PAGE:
A relative elevation survey showed that a 9,300 square-foot residence settled differentially up to 9.5 inches toward the rear of house and up to six inches in the area of the attached garage. Sloping floors and cracks in the brick exterior were observed as a result of the settlement. Legacy
Engineering, Inc. conducted a geotechnical investigation and suspected the cause of settlement to be a soft layer of organic material found from a depth of approximately 5 to 25 feet below the existing home.
The home was originally built on a deep foundation system including 1.5-inch solid square shaft helical piles. However, these piles had likely failed due to the lack of lateral support and resistance within the very soft, organic soils. Solid square shaft helical products are more commonly recommended for tension applications where lateral support from the surrounding soils is less critical. Square shaft helical products also generally have less rigid coupling details and lower sectional properties than their round shaft counterparts.
Past attempts to repair the home were also discovered. These repairs included square shaft helical piers and retrofit, L-shaped brackets. The brackets consisted of a pipe sleeve, channel sections welded to the sleeve, and a bottle jack welded to the horizontal channel. The excavation around the bracket was apparently filled with a cementitious grout.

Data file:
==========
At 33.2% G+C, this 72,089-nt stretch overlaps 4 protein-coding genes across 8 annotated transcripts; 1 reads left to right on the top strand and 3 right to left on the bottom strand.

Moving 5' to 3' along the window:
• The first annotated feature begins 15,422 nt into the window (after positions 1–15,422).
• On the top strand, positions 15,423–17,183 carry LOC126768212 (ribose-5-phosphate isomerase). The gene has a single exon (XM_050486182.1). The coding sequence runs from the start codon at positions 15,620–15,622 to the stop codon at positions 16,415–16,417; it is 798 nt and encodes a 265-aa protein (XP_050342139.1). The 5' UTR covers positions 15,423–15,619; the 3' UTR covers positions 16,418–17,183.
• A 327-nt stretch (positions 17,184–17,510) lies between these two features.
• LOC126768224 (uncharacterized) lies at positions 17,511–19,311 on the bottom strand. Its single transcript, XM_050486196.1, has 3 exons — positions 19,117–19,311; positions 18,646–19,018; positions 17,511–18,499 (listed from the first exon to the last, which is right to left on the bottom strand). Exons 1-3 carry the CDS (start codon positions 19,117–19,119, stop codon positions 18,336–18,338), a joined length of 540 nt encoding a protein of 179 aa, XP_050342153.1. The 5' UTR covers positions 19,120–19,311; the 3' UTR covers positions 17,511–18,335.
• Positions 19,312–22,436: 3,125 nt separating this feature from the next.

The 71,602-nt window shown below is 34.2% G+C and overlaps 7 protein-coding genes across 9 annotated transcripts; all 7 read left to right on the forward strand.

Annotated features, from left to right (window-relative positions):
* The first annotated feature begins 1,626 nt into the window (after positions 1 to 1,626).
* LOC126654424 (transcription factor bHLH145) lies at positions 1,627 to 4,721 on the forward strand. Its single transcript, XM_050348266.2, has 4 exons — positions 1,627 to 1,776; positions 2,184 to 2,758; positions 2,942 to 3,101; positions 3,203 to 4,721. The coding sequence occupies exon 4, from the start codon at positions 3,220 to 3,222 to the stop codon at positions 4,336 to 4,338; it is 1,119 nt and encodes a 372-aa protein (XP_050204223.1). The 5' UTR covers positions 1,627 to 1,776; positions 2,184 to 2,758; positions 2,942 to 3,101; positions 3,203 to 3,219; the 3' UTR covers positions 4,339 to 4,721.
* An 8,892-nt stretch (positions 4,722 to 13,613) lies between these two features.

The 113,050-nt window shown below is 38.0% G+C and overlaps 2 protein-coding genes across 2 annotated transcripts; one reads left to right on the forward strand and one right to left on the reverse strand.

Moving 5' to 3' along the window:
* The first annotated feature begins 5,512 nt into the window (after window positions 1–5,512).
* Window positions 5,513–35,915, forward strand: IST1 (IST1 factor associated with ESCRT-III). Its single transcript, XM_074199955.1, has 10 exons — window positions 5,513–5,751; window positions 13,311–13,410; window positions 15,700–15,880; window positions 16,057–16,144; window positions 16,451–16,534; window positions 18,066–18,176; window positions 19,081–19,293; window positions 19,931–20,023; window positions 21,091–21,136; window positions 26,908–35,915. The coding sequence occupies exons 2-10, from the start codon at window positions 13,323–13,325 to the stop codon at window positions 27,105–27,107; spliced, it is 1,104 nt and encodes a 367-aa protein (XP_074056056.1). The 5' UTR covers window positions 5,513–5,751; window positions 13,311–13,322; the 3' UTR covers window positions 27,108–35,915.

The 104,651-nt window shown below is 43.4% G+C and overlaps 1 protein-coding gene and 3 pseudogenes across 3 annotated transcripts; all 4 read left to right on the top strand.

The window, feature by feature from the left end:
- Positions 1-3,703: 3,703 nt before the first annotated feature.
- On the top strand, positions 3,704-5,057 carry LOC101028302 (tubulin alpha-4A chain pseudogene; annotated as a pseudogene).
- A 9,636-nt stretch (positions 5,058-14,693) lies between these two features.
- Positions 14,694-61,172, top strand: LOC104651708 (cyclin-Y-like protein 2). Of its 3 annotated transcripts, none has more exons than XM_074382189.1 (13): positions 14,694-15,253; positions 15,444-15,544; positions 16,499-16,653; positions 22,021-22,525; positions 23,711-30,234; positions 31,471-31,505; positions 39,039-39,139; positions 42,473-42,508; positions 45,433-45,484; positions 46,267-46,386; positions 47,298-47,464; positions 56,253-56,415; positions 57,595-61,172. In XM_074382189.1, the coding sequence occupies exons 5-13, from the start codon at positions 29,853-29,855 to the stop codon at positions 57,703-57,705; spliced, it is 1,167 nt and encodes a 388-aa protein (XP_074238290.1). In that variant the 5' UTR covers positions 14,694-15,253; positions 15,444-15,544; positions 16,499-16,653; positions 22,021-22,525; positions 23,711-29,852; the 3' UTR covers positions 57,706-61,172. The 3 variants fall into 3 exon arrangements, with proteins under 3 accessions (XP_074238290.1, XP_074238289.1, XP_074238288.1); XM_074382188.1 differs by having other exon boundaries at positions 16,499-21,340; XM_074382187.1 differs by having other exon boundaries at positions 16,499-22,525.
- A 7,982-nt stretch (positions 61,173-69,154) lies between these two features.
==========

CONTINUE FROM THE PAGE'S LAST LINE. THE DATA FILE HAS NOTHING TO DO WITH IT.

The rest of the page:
A system of hydraulically-driven push piers was chosen to permanently stabilize and attempt to lift the settled structure. A sacrificial test pier was driven and installed against the existing foundation and monitored by Legacy Engineering, Inc. to verify pier capacity. Two hundred thirty Model 350 (3.50-inch OD by 0.165-inch wall) push piers were installed along the exterior foundation and within a three-foot crawlspace. The piers were advanced to depths of approximately 30 feet to bear below the organic material and achieve a design working load of 20 kips per pier. Hydraulic lift cylinders were fitted to the installed pier assemblies and connected in series to apply uniform load to stabilize and attempt to lift settled portions of the building. The original square shaft helical piles and retrofit square shaft helical piers were detached from the structure prior to attempting a lift. As the garage foundations were lifted with the retrofit push piers, PolyLEVEL® polyurethane foam was injected under the slab to allow the foundations and slab to be lifted together. PolyLEVEL® is a two-part liquid urethane that reacts to form a rapidly setting, rigid foam with an in-place compressive strength generally greater than 75 psi. Approximately 500 pounds of PL250 were injected below the garage slab. The garage floor slab was lifted back to level and the structure was lifted to within acceptable limits.